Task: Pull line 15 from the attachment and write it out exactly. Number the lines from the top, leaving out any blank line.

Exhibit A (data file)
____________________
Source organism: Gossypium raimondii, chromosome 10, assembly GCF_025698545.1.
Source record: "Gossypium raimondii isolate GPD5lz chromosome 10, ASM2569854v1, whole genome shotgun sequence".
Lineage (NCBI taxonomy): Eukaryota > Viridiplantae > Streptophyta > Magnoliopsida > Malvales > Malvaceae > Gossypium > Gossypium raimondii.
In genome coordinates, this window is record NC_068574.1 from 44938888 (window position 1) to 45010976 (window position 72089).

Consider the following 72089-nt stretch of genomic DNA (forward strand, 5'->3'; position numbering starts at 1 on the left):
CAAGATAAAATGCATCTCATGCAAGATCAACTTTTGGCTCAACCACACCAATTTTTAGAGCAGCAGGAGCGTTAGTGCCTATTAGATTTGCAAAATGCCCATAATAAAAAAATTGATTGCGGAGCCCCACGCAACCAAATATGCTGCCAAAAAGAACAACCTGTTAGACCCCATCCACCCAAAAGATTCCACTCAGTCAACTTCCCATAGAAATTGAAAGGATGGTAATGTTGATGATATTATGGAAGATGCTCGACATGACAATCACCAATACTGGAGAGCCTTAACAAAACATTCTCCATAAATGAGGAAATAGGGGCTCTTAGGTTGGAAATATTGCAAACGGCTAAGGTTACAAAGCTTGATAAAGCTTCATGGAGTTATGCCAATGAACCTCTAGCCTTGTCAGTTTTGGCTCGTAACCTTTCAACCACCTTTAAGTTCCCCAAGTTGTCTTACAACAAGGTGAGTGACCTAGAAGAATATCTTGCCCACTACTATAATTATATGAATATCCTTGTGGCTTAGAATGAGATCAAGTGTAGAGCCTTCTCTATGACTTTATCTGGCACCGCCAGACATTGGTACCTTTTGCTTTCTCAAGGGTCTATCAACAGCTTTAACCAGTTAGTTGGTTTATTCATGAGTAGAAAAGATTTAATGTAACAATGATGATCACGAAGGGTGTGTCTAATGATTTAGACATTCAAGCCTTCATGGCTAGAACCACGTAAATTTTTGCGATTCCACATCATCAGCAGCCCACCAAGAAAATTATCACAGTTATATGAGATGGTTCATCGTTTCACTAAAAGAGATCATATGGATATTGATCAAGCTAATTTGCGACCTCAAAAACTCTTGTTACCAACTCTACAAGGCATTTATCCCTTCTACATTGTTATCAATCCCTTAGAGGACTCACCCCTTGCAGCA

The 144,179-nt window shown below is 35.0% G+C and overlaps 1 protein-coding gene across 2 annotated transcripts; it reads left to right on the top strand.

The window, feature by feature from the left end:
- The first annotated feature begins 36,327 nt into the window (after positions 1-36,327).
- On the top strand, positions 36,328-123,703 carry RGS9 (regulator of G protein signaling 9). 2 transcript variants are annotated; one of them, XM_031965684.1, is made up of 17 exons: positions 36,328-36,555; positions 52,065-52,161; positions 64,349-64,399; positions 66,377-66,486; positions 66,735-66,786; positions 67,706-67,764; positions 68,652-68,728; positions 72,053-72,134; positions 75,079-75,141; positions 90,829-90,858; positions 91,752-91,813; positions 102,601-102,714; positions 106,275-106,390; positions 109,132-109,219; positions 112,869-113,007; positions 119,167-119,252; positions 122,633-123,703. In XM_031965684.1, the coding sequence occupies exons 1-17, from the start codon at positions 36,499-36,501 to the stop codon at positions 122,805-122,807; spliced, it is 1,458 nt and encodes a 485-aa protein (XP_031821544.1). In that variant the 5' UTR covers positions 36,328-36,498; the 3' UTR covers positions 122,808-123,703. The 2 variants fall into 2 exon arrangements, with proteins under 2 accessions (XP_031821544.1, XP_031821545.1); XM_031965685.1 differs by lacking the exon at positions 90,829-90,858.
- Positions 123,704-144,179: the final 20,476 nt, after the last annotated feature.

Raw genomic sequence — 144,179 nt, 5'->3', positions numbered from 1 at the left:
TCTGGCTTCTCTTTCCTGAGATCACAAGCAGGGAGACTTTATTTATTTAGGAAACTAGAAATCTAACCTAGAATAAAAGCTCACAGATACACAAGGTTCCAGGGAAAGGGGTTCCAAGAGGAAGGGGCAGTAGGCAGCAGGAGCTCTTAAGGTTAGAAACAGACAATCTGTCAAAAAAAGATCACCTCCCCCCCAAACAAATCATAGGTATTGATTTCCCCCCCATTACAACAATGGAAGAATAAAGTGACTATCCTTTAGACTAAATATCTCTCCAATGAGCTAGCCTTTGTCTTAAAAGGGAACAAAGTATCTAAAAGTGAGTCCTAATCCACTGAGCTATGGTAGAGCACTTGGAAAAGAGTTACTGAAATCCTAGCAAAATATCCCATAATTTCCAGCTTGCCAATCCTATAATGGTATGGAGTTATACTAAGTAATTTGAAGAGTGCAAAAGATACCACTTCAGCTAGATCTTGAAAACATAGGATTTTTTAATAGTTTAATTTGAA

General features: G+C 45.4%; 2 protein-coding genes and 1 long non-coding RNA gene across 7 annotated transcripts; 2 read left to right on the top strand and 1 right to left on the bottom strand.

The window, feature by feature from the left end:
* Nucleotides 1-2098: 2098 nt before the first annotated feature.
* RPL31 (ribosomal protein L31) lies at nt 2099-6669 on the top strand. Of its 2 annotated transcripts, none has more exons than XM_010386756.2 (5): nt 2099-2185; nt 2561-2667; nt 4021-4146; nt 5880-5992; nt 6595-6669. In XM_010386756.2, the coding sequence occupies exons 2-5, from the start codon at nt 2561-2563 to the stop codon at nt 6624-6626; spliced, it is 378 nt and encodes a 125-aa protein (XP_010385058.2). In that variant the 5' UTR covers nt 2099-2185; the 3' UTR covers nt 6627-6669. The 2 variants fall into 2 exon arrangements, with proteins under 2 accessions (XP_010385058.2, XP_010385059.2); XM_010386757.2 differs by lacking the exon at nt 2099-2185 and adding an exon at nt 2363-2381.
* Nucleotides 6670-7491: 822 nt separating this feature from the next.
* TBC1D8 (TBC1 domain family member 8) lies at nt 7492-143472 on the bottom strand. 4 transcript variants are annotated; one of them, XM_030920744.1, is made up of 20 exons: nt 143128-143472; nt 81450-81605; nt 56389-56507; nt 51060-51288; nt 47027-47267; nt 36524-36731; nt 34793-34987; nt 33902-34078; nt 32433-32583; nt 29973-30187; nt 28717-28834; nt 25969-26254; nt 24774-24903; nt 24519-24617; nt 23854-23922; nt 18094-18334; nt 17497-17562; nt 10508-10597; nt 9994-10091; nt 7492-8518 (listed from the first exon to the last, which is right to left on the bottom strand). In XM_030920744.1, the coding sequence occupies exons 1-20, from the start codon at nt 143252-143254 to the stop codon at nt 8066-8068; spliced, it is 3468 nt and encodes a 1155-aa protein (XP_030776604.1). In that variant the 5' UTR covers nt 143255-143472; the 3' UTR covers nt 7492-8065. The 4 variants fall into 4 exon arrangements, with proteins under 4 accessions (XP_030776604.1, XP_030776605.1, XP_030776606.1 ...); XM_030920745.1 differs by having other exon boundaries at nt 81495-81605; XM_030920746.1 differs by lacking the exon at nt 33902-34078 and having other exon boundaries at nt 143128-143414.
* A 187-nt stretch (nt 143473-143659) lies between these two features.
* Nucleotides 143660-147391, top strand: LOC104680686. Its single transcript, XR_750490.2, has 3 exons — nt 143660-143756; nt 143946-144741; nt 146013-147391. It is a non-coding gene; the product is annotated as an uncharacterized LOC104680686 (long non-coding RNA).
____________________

The window, feature by feature from the left end: